I’m not whining here, but up to a certain point, my life kind of sucked. Not the Dickensian kind of horrible, with orphanages and gruel, but more of the pull-yourself-up-by-your-bootstraps kind of suckiness, where some instincts you didn’t know you had tell you to get off your rapidly expanding behind and move forward. Granted, those instincts really didn’t kick in until I was in my 40s, but the point is they did and things got better.
Still, one doesn’t forget where one comes from, even when one is forgetting nearly everything else. Edging past 50 there are days (weeks) of struggle to keep the past in the past. It creeps in and I wash it back with wine and regret. My iPod repeats songs I found corny in my mouth, with refrains of missed opportunity and lost chances. In the morning, when my head clears, I make lists – lots of lists – and get on with it. Here’s my current 10-step method for moving forward when I’d rather not move at all, give or take a few steps:
1. Stop wining. Yeah, that bottle of cool crisp comfort. That lovely chard or sublime s.b.? Put it away. Fresh starts, even Fresh Start #78, need clear heads. Tell yourself it’s temporary if you must, but cork it.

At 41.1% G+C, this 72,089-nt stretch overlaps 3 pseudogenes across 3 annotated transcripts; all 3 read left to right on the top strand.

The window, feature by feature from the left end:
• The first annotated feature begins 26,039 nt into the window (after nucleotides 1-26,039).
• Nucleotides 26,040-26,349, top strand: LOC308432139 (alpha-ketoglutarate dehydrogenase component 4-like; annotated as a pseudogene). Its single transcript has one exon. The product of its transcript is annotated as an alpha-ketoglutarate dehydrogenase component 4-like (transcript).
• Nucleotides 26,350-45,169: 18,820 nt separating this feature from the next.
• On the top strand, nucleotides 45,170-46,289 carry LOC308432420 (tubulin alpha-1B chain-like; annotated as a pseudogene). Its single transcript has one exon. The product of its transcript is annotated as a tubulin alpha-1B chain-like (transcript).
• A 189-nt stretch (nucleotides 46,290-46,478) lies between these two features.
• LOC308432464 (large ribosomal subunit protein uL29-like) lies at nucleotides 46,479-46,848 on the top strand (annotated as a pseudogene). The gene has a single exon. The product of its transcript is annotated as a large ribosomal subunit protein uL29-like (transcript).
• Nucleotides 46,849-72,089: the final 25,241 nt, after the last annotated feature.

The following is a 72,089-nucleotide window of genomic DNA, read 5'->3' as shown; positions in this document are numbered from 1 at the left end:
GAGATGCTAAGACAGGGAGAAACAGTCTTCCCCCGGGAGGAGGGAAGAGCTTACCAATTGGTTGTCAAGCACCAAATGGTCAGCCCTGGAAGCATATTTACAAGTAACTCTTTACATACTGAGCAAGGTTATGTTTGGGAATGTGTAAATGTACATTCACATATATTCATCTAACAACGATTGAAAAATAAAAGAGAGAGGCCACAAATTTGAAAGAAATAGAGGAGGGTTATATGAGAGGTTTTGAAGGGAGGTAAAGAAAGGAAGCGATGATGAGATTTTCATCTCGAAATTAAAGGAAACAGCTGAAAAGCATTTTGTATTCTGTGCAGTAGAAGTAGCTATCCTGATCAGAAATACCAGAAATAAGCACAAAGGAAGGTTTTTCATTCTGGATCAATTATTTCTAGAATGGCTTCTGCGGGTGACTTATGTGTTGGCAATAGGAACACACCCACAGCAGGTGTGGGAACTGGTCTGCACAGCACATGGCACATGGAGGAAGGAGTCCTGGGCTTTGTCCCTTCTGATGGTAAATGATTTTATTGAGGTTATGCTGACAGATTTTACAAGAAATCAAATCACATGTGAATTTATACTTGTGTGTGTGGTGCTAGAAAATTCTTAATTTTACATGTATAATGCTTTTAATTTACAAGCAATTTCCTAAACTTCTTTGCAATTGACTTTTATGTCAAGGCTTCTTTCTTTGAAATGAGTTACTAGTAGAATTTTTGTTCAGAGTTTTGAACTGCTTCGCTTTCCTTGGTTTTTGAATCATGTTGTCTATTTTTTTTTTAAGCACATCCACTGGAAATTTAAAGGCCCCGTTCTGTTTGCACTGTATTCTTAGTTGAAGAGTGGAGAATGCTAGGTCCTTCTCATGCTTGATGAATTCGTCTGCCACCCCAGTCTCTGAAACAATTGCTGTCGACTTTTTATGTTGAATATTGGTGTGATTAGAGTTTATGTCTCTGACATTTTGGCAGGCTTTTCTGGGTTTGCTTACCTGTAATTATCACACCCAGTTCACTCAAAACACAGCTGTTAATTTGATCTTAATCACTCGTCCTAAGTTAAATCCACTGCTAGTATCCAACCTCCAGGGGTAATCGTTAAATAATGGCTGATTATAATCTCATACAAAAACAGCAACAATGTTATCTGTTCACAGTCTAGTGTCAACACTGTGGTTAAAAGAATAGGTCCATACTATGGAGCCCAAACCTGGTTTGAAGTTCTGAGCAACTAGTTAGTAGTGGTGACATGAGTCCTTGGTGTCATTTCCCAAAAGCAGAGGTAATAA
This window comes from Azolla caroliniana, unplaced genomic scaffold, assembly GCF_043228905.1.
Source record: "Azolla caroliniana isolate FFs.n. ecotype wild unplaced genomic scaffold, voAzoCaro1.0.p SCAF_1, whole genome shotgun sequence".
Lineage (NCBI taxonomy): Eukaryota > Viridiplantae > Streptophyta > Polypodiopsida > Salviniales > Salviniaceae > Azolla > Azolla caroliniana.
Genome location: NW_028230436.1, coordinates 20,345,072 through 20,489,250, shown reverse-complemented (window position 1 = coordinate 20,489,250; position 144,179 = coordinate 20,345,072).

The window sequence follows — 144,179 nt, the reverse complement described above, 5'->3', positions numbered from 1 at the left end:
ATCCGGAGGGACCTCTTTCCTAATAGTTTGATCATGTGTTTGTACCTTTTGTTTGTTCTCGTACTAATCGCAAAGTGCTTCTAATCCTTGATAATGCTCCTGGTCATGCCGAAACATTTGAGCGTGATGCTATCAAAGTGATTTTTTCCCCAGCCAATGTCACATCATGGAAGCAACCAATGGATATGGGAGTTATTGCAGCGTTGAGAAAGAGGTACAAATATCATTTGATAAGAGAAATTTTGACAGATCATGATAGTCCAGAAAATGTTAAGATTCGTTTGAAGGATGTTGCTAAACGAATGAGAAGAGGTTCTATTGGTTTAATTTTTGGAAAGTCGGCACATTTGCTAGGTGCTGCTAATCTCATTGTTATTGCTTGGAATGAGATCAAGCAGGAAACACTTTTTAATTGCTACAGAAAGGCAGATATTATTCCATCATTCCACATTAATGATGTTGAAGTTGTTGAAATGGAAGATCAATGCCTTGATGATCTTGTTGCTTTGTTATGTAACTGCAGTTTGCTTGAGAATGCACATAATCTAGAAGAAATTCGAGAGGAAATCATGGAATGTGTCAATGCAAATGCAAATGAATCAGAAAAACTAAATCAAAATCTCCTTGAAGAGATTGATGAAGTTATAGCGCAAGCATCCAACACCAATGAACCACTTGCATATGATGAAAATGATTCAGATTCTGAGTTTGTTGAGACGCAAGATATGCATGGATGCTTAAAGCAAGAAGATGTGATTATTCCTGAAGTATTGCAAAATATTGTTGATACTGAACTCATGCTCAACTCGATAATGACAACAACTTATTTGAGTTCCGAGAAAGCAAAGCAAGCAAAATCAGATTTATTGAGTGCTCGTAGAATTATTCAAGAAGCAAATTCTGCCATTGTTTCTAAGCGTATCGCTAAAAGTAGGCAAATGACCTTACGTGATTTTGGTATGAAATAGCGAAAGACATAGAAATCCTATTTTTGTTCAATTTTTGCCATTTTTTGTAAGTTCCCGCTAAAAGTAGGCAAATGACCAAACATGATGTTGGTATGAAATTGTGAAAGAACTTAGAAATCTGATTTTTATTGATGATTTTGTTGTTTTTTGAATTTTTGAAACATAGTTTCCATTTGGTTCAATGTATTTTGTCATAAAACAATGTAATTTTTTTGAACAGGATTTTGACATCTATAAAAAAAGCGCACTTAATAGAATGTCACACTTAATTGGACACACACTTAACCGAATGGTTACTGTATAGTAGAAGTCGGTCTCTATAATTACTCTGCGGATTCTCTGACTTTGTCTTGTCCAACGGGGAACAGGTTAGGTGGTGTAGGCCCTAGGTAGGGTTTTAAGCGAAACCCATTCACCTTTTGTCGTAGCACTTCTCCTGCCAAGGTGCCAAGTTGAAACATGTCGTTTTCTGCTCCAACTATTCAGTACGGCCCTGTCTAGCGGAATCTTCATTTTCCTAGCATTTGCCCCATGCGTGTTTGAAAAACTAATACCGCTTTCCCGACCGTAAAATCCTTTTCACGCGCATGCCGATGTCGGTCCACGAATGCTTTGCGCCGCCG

2. Collect recipes for the end of the world. Things like “101 Meals from Foraged Food” or “Bonfire Bakery.” You may never need them, but you’ll have the comfort of knowing that you can continue to thrive, even in conditions far worse that those you’re currently experiencing.
3. Get off Facebook. All those crazy family members you’ve avoided over the years? Facebook is where they hunt you down and corner you. Run away.
4. Stop feeling bad about feeling bad. Life’s like a hangover. You feel horrible one morning. You promise yourself you’ll never drink again EVER. You feel better. Until you remember that EVER is a very long time.
5. Keep moving. It doesn’t have to be fast and it doesn’t have to be far. It just has to be off the couch.
6. Use some of that useful information you’ve gathered on Pinterest. Make the baby food jar terrarium. Repurpose your old t-shirts into a wall hanging. Bake cupcakes in a coffee mug. Clear your life of the things you’re going to do Some Day by getting them out of the way. You’ll find that some things aren’t worth the effort of holding on to, like crockpot recipes for 40. Or faded flowers from your first wedding. Or anything that reminds you that life can’t be grand.
After 30 years as a journalist, Criss Roberts retired to do things instead of write about other people doing things. She now restores houseboats and runs a marina on the Mississippi River.